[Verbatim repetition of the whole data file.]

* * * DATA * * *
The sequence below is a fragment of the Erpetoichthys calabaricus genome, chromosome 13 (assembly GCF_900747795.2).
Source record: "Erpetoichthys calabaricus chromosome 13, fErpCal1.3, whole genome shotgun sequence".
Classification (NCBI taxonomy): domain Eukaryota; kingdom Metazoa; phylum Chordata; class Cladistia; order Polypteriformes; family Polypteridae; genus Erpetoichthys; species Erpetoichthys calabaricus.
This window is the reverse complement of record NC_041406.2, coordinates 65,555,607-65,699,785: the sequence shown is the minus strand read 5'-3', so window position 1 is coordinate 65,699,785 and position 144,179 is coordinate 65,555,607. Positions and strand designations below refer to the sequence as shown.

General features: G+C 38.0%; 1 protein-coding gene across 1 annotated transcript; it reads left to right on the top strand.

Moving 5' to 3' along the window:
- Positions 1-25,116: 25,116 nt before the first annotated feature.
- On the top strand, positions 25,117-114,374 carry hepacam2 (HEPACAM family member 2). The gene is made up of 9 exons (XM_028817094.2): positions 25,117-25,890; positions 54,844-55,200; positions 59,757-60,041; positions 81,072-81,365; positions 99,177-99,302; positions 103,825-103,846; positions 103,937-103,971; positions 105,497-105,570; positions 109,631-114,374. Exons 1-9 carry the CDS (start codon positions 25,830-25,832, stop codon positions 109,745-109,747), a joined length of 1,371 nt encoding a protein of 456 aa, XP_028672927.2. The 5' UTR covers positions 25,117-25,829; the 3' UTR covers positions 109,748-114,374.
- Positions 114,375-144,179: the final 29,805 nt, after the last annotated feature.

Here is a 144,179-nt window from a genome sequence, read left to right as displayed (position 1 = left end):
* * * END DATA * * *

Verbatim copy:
The sequence below is a fragment of the Erpetoichthys calabaricus genome, chromosome 13 (assembly GCF_900747795.2).
Source record: "Erpetoichthys calabaricus chromosome 13, fErpCal1.3, whole genome shotgun sequence".
Classification (NCBI taxonomy): domain Eukaryota; kingdom Metazoa; phylum Chordata; class Cladistia; order Polypteriformes; family Polypteridae; genus Erpetoichthys; species Erpetoichthys calabaricus.
This window is the reverse complement of record NC_041406.2, coordinates 65,555,607-65,699,785: the sequence shown is the minus strand read 5'-3', so window position 1 is coordinate 65,699,785 and position 144,179 is coordinate 65,555,607. Positions and strand designations below refer to the sequence as shown.

General features: G+C 38.0%; 1 protein-coding gene across 1 annotated transcript; it reads left to right on the top strand.

Moving 5' to 3' along the window:
- Positions 1-25,116: 25,116 nt before the first annotated feature.
- On the top strand, positions 25,117-114,374 carry hepacam2 (HEPACAM family member 2). The gene is made up of 9 exons (XM_028817094.2): positions 25,117-25,890; positions 54,844-55,200; positions 59,757-60,041; positions 81,072-81,365; positions 99,177-99,302; positions 103,825-103,846; positions 103,937-103,971; positions 105,497-105,570; positions 109,631-114,374. Exons 1-9 carry the CDS (start codon positions 25,830-25,832, stop codon positions 109,745-109,747), a joined length of 1,371 nt encoding a protein of 456 aa, XP_028672927.2. The 5' UTR covers positions 25,117-25,829; the 3' UTR covers positions 109,748-114,374.
- Positions 114,375-144,179: the final 29,805 nt, after the last annotated feature.

Here is a 144,179-nt window from a genome sequence, read left to right as displayed (position 1 = left end):